The second of three state-of-the-art Arctic Class tugs, the Denise Foss, was christened at the Foss Waterway Seaport in Tacoma on June 1.
The vessel, which was built at Foss’ Rainier, Oregon shipyard, is designed to operate in the extreme conditions of the far north. It’s expected to enter service this summer.
The Denise Foss is ice class D0, meaning the hulls are designed specifically for polar waters and are reinforced to maneuver in ice. She also has: a Caterpillar C280-8 main engine, which complies with the highest federal environmental standards; a Nautican propulsion system; and Reintjes reduction gears. Markey Machinery supplied the tow winch.
The tug has a bollard pull of 221,000 pounds and also incorporates several environmentally-focused designs and structural and technological upgrades, including:
- Elimination of ballast tanks, so there is no chance of transporting invasive species;
- Holding tanks for black and gray water to permit operations in no-discharge zones, such as parts of Alaska and California;
- Hydraulic oil systems compatible with biodegradable oil;
- Energy efficient LED lighting; and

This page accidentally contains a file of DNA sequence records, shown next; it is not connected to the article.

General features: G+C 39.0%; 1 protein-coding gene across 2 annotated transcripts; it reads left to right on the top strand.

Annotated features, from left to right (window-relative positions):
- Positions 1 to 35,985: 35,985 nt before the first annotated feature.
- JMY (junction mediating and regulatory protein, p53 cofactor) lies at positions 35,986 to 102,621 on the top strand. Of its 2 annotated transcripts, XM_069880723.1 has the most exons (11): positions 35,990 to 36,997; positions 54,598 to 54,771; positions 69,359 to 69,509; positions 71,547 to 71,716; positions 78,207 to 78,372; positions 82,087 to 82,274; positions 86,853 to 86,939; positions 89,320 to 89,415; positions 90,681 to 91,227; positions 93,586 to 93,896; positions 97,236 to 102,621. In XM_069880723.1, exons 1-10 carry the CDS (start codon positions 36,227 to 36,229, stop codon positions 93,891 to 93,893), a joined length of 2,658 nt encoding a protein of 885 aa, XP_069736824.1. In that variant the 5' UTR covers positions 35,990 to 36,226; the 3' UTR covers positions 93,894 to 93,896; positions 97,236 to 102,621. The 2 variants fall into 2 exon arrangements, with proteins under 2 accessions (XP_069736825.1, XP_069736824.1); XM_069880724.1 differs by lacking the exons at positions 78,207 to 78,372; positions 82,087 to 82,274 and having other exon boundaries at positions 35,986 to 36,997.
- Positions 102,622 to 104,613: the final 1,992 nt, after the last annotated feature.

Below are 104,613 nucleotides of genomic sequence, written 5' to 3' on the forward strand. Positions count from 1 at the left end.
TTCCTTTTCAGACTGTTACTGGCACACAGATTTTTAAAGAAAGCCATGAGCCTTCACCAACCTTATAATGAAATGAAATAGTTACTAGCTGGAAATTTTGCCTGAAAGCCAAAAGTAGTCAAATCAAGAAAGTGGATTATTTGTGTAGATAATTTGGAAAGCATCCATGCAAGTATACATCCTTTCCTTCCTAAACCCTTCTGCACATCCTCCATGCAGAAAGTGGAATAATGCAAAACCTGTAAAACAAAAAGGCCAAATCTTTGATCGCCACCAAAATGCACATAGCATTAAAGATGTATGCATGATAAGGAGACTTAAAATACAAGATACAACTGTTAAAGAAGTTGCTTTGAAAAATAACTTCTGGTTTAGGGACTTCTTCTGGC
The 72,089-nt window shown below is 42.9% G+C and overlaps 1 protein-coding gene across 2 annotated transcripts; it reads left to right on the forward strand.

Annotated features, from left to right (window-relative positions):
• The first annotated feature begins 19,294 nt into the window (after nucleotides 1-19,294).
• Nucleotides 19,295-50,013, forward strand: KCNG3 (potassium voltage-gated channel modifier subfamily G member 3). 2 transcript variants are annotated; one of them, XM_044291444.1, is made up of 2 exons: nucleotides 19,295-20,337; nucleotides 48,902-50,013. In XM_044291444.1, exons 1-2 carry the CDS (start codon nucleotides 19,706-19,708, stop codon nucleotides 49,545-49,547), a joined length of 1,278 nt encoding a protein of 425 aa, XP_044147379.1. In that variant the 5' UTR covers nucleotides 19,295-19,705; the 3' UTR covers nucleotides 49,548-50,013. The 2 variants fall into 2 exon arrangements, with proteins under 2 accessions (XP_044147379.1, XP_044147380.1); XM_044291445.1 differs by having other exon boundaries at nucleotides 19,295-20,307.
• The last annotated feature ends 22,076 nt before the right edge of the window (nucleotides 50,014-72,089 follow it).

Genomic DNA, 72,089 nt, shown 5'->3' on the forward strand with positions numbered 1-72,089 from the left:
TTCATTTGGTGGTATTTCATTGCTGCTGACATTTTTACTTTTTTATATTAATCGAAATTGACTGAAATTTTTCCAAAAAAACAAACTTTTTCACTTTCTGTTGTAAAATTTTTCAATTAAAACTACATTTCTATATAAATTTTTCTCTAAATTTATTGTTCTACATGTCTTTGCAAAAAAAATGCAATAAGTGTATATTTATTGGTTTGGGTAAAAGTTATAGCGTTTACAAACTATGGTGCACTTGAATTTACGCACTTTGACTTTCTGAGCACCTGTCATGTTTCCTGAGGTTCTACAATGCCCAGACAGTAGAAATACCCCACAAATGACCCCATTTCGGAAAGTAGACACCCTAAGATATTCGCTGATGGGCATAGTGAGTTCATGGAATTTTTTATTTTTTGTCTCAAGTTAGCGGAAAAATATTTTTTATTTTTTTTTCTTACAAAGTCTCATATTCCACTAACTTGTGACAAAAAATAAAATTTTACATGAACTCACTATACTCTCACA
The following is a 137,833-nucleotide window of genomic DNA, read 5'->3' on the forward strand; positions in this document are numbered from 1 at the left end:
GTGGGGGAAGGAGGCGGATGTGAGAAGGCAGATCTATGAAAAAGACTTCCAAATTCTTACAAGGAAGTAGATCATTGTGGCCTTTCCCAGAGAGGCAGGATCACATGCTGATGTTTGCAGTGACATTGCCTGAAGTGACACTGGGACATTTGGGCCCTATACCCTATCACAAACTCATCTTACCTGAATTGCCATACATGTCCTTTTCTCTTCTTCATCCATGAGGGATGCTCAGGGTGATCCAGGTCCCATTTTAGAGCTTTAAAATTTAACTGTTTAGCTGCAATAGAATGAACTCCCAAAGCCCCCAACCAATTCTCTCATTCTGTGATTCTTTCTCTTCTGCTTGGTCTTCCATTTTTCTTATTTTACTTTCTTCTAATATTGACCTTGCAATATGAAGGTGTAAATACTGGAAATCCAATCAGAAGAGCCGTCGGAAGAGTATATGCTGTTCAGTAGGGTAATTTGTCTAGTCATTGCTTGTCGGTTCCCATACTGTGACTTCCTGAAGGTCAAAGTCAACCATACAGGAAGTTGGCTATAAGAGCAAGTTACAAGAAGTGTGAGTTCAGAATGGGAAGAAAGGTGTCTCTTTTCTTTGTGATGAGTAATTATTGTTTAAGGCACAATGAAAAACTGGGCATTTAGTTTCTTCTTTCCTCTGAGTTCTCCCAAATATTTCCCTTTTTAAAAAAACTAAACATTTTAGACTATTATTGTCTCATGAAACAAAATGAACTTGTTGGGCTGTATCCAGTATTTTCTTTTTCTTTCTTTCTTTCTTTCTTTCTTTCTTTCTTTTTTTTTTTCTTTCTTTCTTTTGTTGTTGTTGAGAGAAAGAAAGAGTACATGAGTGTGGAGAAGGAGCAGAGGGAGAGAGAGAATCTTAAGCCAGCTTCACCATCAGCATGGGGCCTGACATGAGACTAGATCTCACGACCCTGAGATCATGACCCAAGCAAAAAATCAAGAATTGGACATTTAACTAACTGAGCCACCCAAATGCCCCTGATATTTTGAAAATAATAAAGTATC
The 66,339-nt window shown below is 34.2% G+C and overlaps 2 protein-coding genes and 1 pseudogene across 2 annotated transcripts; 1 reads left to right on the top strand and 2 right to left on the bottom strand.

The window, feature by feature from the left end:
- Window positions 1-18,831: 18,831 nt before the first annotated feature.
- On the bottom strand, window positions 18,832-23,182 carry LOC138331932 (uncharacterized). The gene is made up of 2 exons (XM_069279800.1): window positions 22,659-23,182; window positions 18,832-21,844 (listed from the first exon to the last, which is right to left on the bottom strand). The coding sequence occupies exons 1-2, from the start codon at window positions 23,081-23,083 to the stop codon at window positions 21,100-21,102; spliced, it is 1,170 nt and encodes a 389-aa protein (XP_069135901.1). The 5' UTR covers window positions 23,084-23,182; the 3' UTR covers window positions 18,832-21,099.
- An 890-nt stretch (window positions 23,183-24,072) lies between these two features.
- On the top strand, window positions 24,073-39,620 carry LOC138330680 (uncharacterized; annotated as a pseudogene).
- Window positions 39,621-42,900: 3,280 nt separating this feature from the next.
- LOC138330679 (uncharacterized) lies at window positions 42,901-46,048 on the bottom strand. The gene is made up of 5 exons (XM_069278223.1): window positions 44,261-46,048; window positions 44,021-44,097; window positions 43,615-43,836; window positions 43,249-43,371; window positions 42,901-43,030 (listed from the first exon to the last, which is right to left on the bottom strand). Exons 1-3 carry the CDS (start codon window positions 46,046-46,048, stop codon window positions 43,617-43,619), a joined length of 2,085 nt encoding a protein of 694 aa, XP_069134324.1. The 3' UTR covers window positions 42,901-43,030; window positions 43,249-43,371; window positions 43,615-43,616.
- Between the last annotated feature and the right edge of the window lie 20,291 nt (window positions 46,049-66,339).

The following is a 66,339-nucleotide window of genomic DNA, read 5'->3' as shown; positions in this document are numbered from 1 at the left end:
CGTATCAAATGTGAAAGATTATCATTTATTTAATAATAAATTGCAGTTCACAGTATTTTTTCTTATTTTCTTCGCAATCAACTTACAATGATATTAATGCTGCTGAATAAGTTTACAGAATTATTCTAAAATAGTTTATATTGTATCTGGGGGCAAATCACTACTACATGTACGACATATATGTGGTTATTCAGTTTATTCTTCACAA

- High-energy absorption Schuyler fendering.
In his opening remarks during the ceremony, Foss COO John Parrott applauded the hard work and dedication of the people, designers and customers that made this project possible.
“The christening ceremony is our way of honoring our history,” Parrott said. “The boat sitting behind me represents our future.”
He also introduced Denise Tabbutt, the vessel's namesake and one of the three sisters who are primary shareholders of Saltchuk, Foss Maritime’s parent company.
Tabbutt both spoke at the event and also broke the ceremonial bottle of champagne across the tug’s hull.
“In order to stay relevant in a fast and ever changing world, it's important we remain committed to our shared values and continue looking for opportunities to better serve our customers,” Tabbutt said. “The Arctic Class tugs are the perfect example of this commitment.”